For the month leading up to Thanksgiving, I followed the lead of a friend and committed to daily gratitude practice that viewed gratitude as an act of resistance, to publicly and intentionally seek out things to be grateful for in the face of forces that seek to demoralize and oppress. To label each grateful paragraph in the first part of the month of November as an act of resistance helped me to keep that perspective, that to be grateful and kind and hopeful in the face of all that seeks to destroy goodness in the world is a primal act of resistance.
Yesterday, in conversation with some of my beloveds, we talked about resistance, about the man who jumped across a police barrier to take down a confederate flag, about the Dutch church that has been holding services for twenty-seven days to protect a family from deportation, about people who are writing letters and protesting on behalf of someone who has experienced a shameful injustice.
We may not be committing the big acts of bold resistance at this moment. Your life may be caught in the business of staying afloat or tending to the needs of your beloveds. Still, we can make it all a resistance. Small acts, little conversations, openness to the moment—opportunities to resist despair and destruction and to create new patterns and stories abound:
* Smile at people and make eye contact. Ask them about themselves. Open hearts are a great antidote to the fear and rage that float around us in our environment.
* Offer people food. Share meals. Experience the flavors of the world together. Develop culinary curiosity about foodways around the world. Watch Anthony Bourdain together.
* Keep your eyes on those who turn inward, who keep to the corners. Be a safe place, a docking spot for ships that are sailing through hostile waters.
*Build bridges with your words. I don’t have to agree with someone to be civil. I can be kind and open in conversation and still maintain a fierce and steady stance on the side of justice. Disagreeing with someone doesn’t always mean attacking. I am more likely to change someone’s mind in a civil conversation than in a battlefield conversation.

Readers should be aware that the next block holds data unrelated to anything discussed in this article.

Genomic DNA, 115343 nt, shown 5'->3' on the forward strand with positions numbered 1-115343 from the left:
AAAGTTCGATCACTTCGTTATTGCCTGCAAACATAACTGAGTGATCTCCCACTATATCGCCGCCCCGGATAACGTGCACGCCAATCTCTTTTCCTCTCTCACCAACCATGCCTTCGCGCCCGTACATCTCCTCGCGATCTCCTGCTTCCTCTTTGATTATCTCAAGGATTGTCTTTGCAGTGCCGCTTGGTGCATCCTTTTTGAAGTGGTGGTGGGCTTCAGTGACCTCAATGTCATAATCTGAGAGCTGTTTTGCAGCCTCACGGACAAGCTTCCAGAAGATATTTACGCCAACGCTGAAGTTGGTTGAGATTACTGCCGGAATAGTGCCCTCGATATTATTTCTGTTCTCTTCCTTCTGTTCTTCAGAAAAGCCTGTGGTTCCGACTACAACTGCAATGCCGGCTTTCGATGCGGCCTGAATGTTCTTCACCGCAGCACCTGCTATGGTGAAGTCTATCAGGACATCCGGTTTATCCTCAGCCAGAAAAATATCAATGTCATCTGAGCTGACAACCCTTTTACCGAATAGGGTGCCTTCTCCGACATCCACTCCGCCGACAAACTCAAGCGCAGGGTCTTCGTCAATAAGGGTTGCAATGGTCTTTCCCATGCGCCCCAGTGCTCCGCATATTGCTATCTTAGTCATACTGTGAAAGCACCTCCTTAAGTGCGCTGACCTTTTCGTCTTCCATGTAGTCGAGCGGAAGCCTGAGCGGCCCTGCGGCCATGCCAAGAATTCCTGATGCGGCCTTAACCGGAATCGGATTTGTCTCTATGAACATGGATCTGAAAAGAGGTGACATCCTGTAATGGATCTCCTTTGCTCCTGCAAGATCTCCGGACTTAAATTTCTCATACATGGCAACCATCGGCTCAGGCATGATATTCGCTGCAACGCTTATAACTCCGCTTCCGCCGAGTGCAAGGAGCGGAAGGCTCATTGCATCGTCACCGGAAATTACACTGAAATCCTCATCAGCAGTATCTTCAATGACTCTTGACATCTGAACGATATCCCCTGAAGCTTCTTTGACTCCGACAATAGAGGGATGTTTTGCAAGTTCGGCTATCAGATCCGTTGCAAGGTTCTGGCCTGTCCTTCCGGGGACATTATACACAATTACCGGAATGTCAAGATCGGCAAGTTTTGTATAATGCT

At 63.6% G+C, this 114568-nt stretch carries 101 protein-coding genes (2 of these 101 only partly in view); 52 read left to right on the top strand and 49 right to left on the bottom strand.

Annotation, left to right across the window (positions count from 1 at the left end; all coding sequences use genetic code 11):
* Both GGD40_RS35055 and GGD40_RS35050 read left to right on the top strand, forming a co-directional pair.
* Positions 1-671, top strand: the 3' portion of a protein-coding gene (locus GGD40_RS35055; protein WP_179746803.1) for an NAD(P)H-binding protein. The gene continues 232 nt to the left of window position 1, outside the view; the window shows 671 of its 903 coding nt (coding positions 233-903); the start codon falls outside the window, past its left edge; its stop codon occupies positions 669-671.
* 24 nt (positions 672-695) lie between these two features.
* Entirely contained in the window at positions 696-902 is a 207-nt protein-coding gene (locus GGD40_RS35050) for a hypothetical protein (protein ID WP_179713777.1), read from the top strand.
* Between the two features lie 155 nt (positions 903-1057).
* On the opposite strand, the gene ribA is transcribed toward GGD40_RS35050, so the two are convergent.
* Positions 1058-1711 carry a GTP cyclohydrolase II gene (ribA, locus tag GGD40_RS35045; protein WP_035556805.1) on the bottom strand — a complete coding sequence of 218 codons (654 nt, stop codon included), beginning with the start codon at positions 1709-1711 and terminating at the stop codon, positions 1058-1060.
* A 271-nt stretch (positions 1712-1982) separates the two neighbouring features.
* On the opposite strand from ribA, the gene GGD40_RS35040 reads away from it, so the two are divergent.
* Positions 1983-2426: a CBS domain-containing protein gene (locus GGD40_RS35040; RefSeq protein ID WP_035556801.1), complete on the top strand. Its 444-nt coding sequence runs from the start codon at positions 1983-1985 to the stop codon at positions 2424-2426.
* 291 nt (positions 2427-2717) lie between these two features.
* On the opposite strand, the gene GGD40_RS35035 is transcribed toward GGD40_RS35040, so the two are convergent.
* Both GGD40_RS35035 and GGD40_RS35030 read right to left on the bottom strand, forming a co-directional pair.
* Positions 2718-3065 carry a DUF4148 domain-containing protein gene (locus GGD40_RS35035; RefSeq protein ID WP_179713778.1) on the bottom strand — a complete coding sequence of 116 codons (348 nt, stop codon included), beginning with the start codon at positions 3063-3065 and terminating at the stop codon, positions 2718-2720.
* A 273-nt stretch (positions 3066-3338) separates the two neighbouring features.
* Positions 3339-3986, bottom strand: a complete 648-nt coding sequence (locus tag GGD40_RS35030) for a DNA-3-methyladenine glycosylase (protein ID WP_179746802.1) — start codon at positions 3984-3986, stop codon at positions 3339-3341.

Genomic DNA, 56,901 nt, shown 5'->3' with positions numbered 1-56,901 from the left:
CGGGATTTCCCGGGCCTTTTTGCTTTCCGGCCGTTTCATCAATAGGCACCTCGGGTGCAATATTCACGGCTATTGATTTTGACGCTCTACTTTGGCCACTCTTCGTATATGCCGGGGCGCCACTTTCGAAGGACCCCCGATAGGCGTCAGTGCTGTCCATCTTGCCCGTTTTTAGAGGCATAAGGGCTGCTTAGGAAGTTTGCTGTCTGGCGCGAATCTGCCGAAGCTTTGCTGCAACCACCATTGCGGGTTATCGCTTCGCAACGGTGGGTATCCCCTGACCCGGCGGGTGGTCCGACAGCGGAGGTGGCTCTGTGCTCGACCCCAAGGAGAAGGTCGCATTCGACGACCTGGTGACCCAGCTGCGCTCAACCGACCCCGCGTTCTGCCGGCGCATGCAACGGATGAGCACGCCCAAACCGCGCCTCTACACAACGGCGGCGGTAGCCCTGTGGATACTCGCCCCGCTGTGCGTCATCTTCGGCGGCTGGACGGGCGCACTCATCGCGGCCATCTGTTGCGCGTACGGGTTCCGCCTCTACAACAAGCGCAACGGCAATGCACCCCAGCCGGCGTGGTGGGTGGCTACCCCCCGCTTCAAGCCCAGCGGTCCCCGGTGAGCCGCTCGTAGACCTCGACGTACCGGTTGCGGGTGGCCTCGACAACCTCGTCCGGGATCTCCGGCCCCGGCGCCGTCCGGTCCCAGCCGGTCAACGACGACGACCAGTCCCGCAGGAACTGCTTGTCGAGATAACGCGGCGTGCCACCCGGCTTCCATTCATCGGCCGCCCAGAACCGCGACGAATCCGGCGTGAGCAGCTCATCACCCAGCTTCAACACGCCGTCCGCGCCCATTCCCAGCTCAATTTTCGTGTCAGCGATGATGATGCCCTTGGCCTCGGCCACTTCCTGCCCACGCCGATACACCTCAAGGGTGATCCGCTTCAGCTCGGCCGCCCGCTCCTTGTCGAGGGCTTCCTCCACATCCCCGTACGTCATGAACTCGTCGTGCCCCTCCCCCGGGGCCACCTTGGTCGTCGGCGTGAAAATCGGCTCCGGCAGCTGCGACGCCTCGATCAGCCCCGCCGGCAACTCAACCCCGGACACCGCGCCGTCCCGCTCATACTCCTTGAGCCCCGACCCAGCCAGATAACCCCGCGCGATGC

* It IS about changing minds and hearts. It is about setting fears and anxieties to rest. The destroyers rely on fear. They’ve weaponized and monetized it. We can walk into the world with courage and draw out the bravery of those around us. Open hearts are brave hearts.
* Speak up for justice. We don’t have to go into conversations blazing with fury and rage against the president. But we can (and should) call out the racist and misogynistic and xenophobic language. We can graciously and civilly state our own desire for more grace and civility and diversity.
* Don’t be afraid to call out your own “side.” Politicians on every side make greedy and unjust choices. Name it when you see it.
* Be grateful. Be joyful. Dance. Find delight and awe in nature. And children. And small animals. All of that—joy and delight and tenderness and curiosity and awe—is active resistance to the tide of destruction.
* Be ready. There may come moments when we are called upon to take the bigger step, the bolder step, the more dangerous or fierce step. We can position ourselves so we are ready to do the thing that must be done when we are called upon to do it.
* Support those who are taking the big and fierce steps right now. Letters and public praise for the ones who taking public stands for justice go a long way to establishing a culture that resists destruction.
*What are your daily acts of resistance?
1. Small and large acts of Resistance. Acts of love. Acts of hope. Acts of kindness.
2. Oak trees
3. Family time: games, food, stories, puppy and cat, laughter, wrangling the serious issues
5. A good rest
May we walk in Beauty!
“Let my anger be the celebration we were never / supposed to have.” —Jacqui Germain
I don’t have to chase extraordinary moments to find happiness. It’s right in front of me, if I’m paying attention and practicing gratitude.
“The eyes of the Future are looking back at us and they are praying for us to see beyond our own time.” —Terry Tempest Williams
“You’ve seen my descent.
Now watch my rising.”
“Our job is to love others without stopping to inquire whether or not they are worthy.”—Thomas Merton
“For poems are not words, after all, but fires for the cold, ropes let down to the lost, something as necessary as bread in the pockets of the hungry.” —Mary Oliver
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